And this probably goes without saying, but definitely don't use that watery "milk substitute" stuff.

*Notes on substitutions

- Regardless of what kind of flour it's made of, the characteristic texture and rich flavor of spoon bread is very much influenced by eggs. I have not found a satisfactory egg substitute here - I think a different recipe would be needed for an eggless bread, as opposed to using a substitute. (That said, if you do come up with an eggless adaptation of this recipe, please let me know in the comments!)
- Because of the arrowroot in this particular recipe, this bread does contain some starch; however, it's still much lower in starch than cornmeal-based bread. I recognize that for some people, even this minimal amount of starch is a problem. If you want to try making an even lower-carbohydrate version, please let me know how it turns out!

All the opinions here are my own - I was not compensated for this post. I simply thought the project sounded fun!

Wednesday, 29 April 2015


I know a few weeks ago I promised some recipes to follow up this post - so far I've made a couple of things with the peel, but both still need some work. These are the "rough drafts," though:
Lemon almond...thing...using the peel and the leftover syrup.
Cranberry citrus scones/cake - no pic of finished product, but the ingredients sure were pretty! 

Things have been pretty hectic around here lately for a combination of reasons, so I haven't exactly had time to revisit these particular recipes - or, for that matter, any of the other half-written posts I have laying around. Trying my best to finish up some of them soon!

First and foremost, we have been MOVING! (Again.) Thankfully, in town this time, actually only about 5 miles away (instead of, you know, 5 days...) Also thankfully, we have family and friends nearby enough to come help this time, so we had basically a big moving party and managed to get all the heavy stuff moved in one day. I'm pretty much useless as far as lifting/carrying, so my job was taking care of the food for that night! Got the kitchen set up enough to test out the oven and cook a big dinner. That means I've been able to make time for some baking, at least, even if the heavy-duty recipe-development has been on hold (because chocolate-chip cookies are essential to the moving process, obviously).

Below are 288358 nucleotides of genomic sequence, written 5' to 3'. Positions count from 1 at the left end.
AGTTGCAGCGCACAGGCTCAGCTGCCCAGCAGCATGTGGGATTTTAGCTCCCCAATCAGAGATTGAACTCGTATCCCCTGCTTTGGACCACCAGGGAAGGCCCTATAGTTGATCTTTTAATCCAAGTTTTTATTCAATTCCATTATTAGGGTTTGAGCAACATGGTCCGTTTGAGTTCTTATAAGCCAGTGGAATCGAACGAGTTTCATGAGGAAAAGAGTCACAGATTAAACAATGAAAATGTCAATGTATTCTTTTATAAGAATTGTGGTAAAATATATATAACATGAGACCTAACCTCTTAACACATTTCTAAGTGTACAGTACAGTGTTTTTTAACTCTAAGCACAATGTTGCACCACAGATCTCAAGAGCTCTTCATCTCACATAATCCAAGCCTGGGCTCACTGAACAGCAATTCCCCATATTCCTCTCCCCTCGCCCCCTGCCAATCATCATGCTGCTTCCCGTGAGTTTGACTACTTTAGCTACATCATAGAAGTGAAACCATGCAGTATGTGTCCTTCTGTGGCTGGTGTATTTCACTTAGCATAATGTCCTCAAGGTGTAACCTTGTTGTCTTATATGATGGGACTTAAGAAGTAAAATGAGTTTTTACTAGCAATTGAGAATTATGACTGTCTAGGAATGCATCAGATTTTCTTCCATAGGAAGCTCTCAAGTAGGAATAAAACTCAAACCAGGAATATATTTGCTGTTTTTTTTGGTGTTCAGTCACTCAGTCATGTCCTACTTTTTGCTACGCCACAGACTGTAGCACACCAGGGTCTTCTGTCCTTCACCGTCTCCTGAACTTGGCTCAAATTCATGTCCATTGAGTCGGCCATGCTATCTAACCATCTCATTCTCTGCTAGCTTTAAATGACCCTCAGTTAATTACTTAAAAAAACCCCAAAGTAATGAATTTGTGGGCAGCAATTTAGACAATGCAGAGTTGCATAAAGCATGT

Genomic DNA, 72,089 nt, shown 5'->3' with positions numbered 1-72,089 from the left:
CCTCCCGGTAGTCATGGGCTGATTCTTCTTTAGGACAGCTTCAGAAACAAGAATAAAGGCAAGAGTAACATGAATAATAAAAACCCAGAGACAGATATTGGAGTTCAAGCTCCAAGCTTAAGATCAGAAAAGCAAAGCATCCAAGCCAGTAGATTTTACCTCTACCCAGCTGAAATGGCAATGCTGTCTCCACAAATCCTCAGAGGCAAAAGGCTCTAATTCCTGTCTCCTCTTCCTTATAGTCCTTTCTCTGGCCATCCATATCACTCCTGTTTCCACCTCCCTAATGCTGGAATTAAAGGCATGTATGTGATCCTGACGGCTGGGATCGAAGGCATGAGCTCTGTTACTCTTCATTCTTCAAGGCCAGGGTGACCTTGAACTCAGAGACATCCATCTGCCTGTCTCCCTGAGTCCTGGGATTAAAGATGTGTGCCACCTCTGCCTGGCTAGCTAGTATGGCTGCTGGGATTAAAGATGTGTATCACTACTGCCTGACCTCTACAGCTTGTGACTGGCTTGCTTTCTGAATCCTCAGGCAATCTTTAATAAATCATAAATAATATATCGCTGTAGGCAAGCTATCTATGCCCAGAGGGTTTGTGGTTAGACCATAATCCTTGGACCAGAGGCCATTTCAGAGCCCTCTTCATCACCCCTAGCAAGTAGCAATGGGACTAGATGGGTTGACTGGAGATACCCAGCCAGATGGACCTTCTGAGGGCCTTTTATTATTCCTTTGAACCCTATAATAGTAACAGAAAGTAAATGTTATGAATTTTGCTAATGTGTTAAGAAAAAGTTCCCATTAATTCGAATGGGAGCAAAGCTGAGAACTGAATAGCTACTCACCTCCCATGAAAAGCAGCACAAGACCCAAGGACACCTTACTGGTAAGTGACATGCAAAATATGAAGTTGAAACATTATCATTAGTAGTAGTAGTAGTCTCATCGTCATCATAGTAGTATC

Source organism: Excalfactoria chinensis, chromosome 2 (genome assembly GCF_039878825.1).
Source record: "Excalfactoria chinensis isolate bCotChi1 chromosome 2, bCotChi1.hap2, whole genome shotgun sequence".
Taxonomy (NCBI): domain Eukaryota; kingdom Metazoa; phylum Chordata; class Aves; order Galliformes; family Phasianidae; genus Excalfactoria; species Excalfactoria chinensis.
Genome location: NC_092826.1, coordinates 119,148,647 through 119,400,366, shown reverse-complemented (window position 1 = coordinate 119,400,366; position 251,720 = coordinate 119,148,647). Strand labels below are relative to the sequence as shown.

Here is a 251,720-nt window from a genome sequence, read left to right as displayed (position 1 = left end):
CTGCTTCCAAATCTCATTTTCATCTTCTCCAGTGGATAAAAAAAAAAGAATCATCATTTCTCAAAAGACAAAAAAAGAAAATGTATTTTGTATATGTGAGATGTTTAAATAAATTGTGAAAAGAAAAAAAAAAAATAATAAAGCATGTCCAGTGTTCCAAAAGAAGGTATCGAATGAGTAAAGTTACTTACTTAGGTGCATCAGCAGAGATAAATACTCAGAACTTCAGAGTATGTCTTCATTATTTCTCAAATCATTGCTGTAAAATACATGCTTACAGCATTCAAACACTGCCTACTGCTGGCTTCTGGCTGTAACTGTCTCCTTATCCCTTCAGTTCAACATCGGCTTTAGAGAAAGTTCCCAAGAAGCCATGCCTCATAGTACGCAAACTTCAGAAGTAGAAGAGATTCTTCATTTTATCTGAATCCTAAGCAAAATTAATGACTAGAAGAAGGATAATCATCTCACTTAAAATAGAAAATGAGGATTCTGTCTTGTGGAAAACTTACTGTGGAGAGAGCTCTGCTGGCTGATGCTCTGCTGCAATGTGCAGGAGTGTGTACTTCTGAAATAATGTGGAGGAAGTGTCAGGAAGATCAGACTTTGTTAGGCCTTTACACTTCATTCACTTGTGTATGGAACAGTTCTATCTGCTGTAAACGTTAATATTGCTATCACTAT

New oven appears to be functioning properly. (Photographer not so much, sorry!)
Still, the whole process has been a huge heap of stress: paperwork, inspections, waiting, more paperwork, delays, more waiting...and did I mention paperwork?! And then there's the actual moving part, with all the disarray that generates. We're done with that part now, at least, and things are steadily taking shape as we figure out where everything needs to go. The kitchen is almost totally set up, and I am so excited about it, and can't wait to start seriously baking in it (still figuring out the gas range though)!